While Charles Schwab, TD Ameritrade and E*Trade are focusing on the marketing element of their race to zero commissions, consumer advocates are warning investors about how freebie trading could hurt them and questioning if regulators are paying close enough attention.
All three brokerages last week eliminated commissions on online trades of U.S.-listed stocks, ETFs and options, as reported. For Charles Schwab and TD Ameritrade, commissions are also eliminated on stocks, ETFs and options listed on Canadian exchanges.
Consumer advocates are raising questions about how the price wars might ultimately impact retail investors, particularly in terms of the hidden costs they might have to bear and how they could adversely change their investing habits.
They also question whether there is enough regulatory muscle to police the potential impact of the price wars on retail investors.
Micah Hauptman, financial services counsel for the Consumer Federation of America, notes that all three brokerages are for-profit companies, so they will try to make up for the revenue they lose from the commissions by other means.
Consumer Federation of America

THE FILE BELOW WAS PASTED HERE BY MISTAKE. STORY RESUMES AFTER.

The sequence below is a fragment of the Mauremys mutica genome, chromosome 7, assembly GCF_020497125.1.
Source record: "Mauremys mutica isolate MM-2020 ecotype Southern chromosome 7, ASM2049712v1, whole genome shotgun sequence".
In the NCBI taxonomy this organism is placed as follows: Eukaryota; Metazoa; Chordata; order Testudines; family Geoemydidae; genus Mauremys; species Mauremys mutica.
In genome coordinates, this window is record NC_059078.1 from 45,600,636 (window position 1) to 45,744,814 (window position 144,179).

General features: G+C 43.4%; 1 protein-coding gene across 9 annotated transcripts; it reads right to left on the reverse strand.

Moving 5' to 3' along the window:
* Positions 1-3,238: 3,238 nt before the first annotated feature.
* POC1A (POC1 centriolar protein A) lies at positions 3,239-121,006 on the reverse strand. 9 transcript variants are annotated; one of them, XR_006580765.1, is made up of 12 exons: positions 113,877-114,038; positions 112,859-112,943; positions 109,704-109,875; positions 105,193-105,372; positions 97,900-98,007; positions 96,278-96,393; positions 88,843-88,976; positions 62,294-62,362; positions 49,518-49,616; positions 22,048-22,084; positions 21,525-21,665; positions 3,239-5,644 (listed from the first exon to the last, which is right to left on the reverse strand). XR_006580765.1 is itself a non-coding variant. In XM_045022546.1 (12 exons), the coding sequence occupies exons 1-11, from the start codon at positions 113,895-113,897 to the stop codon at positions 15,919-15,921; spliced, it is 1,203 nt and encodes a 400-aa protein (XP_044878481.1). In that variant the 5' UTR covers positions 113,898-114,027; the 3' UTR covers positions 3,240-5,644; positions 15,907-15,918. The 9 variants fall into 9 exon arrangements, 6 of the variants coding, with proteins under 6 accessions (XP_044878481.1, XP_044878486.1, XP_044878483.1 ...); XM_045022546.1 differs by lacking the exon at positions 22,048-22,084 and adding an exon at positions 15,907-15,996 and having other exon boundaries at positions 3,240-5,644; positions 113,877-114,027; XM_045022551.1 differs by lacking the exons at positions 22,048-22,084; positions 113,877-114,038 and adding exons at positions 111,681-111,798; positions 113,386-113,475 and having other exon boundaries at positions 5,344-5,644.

Charles Schwab's chief financial officer Peter Crawford says the firm’s business model “doesn’t depend on commission revenue.” He quantified the impact of the zero commissions on the firm by estimating the lost commissions would be equal to around $90 million to $100 million in quarterly revenue, or around 3% to 4% of net revenue.
The expected impact of lost commissions is greater for TD Ameritrade. The firm’s CFO, Steve Boyle, says they would be equal to around $220 million to $240 million in quarterly revenue, or around 15% to 16% of net revenue.
Hauptman says the big question on his mind is how the three brokerages will make up for those lost revenues.
“I’m concerned retail brokers may replace the direct and transparent approach of charging commissions with indirect and opaque charging. That could result in investors still having to pay these or other costs in ways that aren’t readily apparent or subject to market forces,” Hauptman says.